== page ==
It should be.  I’ll review the lease arrangement later today or tomorrow.  For now, let me just provide you with a short snippet from the Voice of OC story on this sorry development:

Beyond full naming rights over the team, franchise owners under a proposed framework for negotiating a separate land lease would also get a 66-year lease of the stadium land, including a 50-acre parcel called the “Stadium District,” for free.

Under that arrangement, the city would be freed from spending about $600,000 annually for stadium upkeep, according to a staff report.

The land lease outline being considered next week could allow team owners to keep all tax revenue, such as hotel room taxes and sales tax generated from developing the area.

The land around Angel Stadium is estimated to be worth $300 million.

With the land lease, the owners could develop a range of tax revenue generating businesses, including hotels and shops.

The focus of coverage thus far has been focused on the fact that the lease agreement will finally allow Arte Moreno to remove the name “Anaheim” from the name of the Angels altogether.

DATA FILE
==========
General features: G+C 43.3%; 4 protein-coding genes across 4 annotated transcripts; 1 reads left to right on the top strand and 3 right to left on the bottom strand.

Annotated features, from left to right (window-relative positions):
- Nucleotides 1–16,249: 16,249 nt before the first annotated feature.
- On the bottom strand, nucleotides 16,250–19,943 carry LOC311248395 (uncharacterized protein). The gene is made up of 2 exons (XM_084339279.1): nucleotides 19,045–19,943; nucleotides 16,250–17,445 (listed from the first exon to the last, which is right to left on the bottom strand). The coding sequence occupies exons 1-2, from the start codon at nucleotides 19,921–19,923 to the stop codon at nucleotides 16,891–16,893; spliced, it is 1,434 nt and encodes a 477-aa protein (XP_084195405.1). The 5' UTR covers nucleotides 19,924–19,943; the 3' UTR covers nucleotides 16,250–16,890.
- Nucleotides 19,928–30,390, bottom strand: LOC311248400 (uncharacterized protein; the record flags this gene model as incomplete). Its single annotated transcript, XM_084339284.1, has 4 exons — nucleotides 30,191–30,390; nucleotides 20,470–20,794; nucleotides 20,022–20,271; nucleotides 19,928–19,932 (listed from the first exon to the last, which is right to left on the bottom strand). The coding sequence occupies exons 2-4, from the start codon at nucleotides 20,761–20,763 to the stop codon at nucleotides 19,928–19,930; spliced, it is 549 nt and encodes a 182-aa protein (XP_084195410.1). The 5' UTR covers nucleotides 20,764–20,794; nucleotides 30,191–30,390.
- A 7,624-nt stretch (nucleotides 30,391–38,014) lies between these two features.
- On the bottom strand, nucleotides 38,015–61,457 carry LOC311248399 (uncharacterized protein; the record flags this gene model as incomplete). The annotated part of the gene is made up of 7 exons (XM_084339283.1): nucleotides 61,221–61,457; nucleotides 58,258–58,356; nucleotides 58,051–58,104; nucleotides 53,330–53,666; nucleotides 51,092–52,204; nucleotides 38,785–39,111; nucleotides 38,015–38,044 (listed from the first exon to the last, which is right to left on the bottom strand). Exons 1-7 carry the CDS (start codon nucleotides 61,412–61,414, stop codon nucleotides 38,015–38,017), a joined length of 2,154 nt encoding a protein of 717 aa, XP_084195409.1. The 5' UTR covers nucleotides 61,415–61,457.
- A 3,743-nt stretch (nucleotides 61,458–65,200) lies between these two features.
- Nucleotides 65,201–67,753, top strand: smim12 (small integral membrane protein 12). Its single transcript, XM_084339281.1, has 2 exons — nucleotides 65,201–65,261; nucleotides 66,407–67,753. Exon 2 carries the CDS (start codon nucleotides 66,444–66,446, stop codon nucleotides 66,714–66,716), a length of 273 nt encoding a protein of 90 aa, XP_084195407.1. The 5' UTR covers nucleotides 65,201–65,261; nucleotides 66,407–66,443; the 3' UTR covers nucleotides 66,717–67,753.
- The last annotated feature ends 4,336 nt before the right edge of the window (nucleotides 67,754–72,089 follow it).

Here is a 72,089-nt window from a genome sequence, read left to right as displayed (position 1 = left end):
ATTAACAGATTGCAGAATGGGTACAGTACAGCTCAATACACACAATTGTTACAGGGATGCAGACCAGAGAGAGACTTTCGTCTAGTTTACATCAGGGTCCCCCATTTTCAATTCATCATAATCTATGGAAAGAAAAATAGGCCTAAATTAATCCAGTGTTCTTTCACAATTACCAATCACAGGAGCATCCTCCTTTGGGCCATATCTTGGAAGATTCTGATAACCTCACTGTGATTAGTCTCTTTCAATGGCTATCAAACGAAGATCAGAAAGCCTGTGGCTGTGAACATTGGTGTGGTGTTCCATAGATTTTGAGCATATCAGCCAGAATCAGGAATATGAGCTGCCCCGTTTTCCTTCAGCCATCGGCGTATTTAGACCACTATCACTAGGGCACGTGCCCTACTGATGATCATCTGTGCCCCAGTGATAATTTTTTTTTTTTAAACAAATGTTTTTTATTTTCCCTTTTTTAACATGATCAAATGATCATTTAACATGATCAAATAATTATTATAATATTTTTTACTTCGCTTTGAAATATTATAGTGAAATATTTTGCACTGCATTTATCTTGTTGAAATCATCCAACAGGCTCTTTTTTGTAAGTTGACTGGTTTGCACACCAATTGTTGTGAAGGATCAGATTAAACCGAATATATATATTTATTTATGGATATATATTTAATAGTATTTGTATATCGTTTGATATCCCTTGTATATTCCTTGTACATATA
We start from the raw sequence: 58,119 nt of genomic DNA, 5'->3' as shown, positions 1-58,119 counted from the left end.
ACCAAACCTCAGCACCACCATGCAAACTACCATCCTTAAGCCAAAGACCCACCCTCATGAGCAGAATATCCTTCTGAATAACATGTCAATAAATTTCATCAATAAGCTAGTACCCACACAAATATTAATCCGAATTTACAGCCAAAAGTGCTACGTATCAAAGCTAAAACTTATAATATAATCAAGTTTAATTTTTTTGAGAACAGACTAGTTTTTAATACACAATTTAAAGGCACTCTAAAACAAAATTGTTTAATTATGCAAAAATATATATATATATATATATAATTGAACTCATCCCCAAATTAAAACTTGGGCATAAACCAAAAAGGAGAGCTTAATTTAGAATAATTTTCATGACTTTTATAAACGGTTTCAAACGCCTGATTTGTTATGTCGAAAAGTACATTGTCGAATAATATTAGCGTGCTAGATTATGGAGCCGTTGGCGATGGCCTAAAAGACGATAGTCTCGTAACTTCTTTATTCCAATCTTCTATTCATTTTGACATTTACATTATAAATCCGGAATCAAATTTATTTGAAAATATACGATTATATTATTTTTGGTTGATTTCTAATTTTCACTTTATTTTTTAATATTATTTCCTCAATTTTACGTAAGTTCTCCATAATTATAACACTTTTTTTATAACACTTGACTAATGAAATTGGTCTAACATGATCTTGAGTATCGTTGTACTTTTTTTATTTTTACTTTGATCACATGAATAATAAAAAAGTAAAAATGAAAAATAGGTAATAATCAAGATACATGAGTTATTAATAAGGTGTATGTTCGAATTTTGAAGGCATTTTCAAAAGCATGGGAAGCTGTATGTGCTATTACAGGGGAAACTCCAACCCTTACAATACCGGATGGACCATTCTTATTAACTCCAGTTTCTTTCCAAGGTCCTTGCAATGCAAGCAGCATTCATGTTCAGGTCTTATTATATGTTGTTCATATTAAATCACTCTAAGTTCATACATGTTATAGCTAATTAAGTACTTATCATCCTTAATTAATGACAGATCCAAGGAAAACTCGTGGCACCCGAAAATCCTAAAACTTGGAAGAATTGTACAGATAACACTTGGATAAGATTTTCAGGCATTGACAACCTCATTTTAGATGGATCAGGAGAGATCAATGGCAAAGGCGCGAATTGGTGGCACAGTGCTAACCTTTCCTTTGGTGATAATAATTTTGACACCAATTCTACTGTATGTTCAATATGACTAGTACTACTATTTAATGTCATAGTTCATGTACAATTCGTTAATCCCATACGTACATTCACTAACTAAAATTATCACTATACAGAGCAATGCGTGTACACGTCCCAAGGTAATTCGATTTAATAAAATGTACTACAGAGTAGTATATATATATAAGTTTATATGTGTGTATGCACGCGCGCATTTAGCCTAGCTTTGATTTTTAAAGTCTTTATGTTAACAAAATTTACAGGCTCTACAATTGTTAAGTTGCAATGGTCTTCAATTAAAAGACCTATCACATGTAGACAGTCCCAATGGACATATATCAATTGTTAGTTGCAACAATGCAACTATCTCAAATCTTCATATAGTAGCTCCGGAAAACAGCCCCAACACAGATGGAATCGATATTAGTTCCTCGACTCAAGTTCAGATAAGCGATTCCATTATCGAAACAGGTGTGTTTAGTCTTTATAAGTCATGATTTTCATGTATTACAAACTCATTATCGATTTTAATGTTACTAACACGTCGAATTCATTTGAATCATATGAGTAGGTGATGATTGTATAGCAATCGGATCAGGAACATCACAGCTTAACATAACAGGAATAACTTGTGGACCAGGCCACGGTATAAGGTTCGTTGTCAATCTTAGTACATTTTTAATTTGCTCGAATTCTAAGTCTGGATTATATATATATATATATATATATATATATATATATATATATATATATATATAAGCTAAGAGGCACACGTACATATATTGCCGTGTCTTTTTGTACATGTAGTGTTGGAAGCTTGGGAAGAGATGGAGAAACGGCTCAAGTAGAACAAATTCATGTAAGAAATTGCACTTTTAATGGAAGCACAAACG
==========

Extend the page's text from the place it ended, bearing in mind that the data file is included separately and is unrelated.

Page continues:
That’s just the insult, folks.  There will be lots of time to focus on the insult.

For now, pay attention to the injury.  Very little will be coming into city coffers for the rest of this century from this prime real estate — and the prime real estate surrounding it.  The City needs money — and it will not get it this way.

If the City of Anaheim owned a bunch of solid gold bars, like those in Fort Knox,  and decided to just give them away to a developer while claiming that the City would eventually profit from the deal — wouldn’t that piss you off?

Wouldn’t you at least have wanted to see a full debate about it?

Well, that is in essence what’s happening on Tuesday.

Focus on the injury.  Focus on preventing the injury.

About Greg Diamond

Somewhat verbose attorney, semi-retired due to disability, residing in northwest Brea. Occasionally runs for office against bad people who would otherwise go unopposed. Got 45% of the vote against Bob Huff for State Senate in 2012; Josh Newman then won the seat in 2016. In 2014 became the first attorney to challenge OCDA Tony Rackauckas since 2002; Todd Spitzer then won that seat in 2018. Every time he's run against some rotten incumbent, the *next* person to challenge them wins! He's OK with that. Corrupt party hacks hate him. He's OK with that too. He does advise some local campaigns informally and (so far) without compensation. (If that last bit changes, he will declare the interest.)